The paper "Human Resources Practices at Commonwealth Government Agency" is a good example of a human resources case study. This report explores the concepts of knowledge and knowledge management in relation to recruitment in an organisation known as the Commonwealth Government Agency (see Appendix 1 for the case study). The report discusses the issue of knowledge and its management, and then analyses the knowledge management system in the case study in the context of the organisation’ s recruitment practices. The information gathered from the discussion will be used as the basis for designing a knowledge management system for the organisation in a report that will be produced later. Prior to analysing the case study, it is important to define the terms that relate to the case; that is, knowledge and knowledge management.
There are many definitions of knowledge and knowledge management, and this paper will explore a few of them. Knowledge can be defined as the information that facilitates action and decisions or information with direction. Basically, knowledge is what one knows and enables people or organisations to undertake thoughtful action.
Knowledge has been recognised to be very significant in helping firms to compete in their environment. It thus becomes critical to continue developing and managing company knowledge so as to keep abreast of continuing change both in the internal and external perspectives of an organisation (Pun & Nathai-Balkissoon, 2011, p. 203). Of crucial importance in this paper is the understanding of knowledge in the context of tacit knowledge and explicit knowledge. Tacit knowledge refers to personal, context-specific knowledge that resides in an individual. On the other hand, explicit knowledge is more formal codified knowledge that is conveyed from one person to another in systematic ways.
Thus tacit and explicit knowledge should be viewed as inseparable dimensions of knowing – which implies that knowledge cannot be expressed and formulated explicitly. A common understanding of knowledge is that it is broader, deeper, and richer than data or information. It is from this point of view that Davenport and Prusak (2000, p. 5) coined their definition that “ knowledge is a fluid mix of framed experience, values, contextual information and expert insight that provides a framework for evaluating and incorporating new experiences and information. ” This originates from the minds of those who know.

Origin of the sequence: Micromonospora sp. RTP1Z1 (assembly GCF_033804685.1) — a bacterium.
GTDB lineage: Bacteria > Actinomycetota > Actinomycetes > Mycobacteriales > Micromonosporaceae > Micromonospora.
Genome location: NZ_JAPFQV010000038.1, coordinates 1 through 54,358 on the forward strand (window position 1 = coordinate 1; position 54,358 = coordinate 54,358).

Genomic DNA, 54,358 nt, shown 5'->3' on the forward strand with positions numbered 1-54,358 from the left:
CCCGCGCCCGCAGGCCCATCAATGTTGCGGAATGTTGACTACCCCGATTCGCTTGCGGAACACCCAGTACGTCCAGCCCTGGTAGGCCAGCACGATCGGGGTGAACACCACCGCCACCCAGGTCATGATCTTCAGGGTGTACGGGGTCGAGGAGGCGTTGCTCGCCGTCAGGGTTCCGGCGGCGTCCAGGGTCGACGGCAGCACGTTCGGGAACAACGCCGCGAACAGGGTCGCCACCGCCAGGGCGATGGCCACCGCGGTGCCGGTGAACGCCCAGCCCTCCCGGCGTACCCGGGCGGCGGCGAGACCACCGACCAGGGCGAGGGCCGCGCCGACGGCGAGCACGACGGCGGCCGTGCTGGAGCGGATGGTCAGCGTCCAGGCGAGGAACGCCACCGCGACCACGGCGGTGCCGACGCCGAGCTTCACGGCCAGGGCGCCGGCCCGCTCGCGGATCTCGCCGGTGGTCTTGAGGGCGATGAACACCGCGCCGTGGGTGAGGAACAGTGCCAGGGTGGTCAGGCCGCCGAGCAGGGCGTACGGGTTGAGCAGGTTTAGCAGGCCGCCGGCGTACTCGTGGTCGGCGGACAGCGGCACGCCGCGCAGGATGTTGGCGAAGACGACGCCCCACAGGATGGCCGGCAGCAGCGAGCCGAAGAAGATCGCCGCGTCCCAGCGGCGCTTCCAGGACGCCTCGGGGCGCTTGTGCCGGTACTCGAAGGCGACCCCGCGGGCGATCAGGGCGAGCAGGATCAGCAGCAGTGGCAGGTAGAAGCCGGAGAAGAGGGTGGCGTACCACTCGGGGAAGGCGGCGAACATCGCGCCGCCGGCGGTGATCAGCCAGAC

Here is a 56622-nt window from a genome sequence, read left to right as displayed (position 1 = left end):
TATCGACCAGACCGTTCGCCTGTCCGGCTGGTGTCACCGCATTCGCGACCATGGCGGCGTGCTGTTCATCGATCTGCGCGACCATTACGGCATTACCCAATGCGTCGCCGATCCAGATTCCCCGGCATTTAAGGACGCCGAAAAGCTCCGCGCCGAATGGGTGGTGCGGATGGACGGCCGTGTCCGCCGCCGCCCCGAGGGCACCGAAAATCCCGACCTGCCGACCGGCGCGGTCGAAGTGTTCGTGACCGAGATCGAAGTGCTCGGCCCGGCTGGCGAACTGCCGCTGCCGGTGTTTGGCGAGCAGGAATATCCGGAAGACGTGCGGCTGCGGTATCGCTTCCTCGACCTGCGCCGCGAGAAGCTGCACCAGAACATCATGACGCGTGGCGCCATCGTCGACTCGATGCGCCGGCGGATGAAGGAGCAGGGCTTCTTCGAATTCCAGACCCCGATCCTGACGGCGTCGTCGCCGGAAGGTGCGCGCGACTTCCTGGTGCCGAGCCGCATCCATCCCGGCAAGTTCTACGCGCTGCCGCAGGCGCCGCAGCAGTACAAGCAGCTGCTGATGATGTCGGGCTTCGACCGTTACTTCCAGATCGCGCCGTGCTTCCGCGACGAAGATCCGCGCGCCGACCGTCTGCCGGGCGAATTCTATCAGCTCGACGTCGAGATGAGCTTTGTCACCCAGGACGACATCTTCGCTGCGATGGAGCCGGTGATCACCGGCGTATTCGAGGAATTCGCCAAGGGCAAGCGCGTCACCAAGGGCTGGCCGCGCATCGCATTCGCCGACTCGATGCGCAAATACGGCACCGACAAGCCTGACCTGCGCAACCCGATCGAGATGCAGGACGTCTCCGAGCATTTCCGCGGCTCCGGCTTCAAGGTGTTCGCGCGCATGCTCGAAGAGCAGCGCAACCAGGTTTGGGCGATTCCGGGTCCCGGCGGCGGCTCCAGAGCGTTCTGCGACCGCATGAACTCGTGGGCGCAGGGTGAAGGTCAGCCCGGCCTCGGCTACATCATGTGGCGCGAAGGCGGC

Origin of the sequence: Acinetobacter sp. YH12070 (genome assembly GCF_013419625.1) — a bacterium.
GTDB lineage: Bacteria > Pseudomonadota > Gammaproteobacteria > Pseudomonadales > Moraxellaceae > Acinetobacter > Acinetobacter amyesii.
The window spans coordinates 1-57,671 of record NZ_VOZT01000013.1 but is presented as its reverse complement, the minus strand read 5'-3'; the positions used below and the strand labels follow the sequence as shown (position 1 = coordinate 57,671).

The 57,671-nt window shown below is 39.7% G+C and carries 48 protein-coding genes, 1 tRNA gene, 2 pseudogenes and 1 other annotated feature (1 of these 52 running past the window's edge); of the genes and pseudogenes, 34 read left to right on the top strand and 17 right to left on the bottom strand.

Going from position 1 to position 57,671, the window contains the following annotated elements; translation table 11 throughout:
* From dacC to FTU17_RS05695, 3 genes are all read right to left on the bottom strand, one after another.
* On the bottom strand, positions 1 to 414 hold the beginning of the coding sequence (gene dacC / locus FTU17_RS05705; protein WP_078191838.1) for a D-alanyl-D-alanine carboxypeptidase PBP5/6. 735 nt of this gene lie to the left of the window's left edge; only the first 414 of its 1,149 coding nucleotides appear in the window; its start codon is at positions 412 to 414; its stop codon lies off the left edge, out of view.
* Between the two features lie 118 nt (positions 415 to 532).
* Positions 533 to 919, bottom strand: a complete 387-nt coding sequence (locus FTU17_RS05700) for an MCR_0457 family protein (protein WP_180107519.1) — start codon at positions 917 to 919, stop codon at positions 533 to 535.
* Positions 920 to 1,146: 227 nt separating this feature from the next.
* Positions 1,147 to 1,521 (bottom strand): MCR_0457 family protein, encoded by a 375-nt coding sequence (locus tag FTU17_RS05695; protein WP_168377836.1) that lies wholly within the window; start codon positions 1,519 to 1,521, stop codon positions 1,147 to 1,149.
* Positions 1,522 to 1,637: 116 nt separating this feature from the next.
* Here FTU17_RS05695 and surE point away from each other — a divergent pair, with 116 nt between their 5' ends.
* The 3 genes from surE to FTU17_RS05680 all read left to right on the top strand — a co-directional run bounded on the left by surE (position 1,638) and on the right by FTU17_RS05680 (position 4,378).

Thus in organisations, knowledge should be embedded in the organisational routines, processes, practices and norms – and should emanate from the experiences of people in the organisation – not just one or two individuals.
Davenport, T. H. & Prusak, L. 2000, Working knowledge: How organizations manage what they know, Harvard Business Press, Watertown, MA.
Geisler, E. & Wickramasinghe, N. 2009, Principles of knowledge management: Theory, practices, and cases, M.E. Sharpe, New York.
Jennex, M. E. 2007, Knowledge management in modern organizations, Idea Group Inc (IGI), Hershey, PA.
Maier, R. & Hildrich, T. 2006, “Knowledge management systems,” in D.G. Schwartz Encyclopedia of knowledge management, Idea Group Inc (IGI), Melbourne.
McInerney, C. & Koenig, M. E. D. 2011, Knowledge management (KM) processes in organizations: Theoretical foundations and practice, Morgan & Claypool Publishers, New York.
Perez-Soltero, A.; Barcelo-Valenzuela, M.; Sanchez-Schmitz, G.; Martin-Rubio, F. & Tomas Palma-Mendez, J. 2006, “Knowledge audit methodology with emphasis on core processes,” European and Mediterranean Conference on Information Systems (EMCIS) 2006, July 6-7 2006, Costa Blanca, Alicante, Spain.
Pun, K. F. & Nathai-Balkissoon, M. 2011, “Integrating knowledge management into organizational learning: A review of concepts and models,” The Learning Organization, Vol. 18 No. 3, 2011, pp. 203-223.